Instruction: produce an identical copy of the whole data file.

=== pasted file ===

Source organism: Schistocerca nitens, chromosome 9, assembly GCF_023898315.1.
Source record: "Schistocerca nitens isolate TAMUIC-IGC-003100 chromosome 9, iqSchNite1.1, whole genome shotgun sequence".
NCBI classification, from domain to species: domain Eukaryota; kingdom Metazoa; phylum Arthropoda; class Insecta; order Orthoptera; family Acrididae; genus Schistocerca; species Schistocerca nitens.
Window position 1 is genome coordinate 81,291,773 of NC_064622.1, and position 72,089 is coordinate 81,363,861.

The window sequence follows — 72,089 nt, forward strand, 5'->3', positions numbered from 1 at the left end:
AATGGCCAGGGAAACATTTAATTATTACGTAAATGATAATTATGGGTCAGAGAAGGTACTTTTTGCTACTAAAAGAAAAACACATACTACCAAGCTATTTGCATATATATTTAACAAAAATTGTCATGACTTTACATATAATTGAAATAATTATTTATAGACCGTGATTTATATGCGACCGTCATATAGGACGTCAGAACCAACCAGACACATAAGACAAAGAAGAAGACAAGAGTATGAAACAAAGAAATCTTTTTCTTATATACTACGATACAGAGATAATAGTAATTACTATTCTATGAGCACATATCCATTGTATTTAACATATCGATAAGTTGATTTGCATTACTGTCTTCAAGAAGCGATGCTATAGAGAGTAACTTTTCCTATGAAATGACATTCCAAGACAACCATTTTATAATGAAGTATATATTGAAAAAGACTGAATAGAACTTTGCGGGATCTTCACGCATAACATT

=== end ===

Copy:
Source organism: Schistocerca nitens, chromosome 9, assembly GCF_023898315.1.
Source record: "Schistocerca nitens isolate TAMUIC-IGC-003100 chromosome 9, iqSchNite1.1, whole genome shotgun sequence".
NCBI classification, from domain to species: domain Eukaryota; kingdom Metazoa; phylum Arthropoda; class Insecta; order Orthoptera; family Acrididae; genus Schistocerca; species Schistocerca nitens.
Window position 1 is genome coordinate 81,291,773 of NC_064622.1, and position 72,089 is coordinate 81,363,861.

The window sequence follows — 72,089 nt, forward strand, 5'->3', positions numbered from 1 at the left end:
AATGGCCAGGGAAACATTTAATTATTACGTAAATGATAATTATGGGTCAGAGAAGGTACTTTTTGCTACTAAAAGAAAAACACATACTACCAAGCTATTTGCATATATATTTAACAAAAATTGTCATGACTTTACATATAATTGAAATAATTATTTATAGACCGTGATTTATATGCGACCGTCATATAGGACGTCAGAACCAACCAGACACATAAGACAAAGAAGAAGACAAGAGTATGAAACAAAGAAATCTTTTTCTTATATACTACGATACAGAGATAATAGTAATTACTATTCTATGAGCACATATCCATTGTATTTAACATATCGATAAGTTGATTTGCATTACTGTCTTCAAGAAGCGATGCTATAGAGAGTAACTTTTCCTATGAAATGACATTCCAAGACAACCATTTTATAATGAAGTATATATTGAAAAAGACTGAATAGAACTTTGCGGGATCTTCACGCATAACATT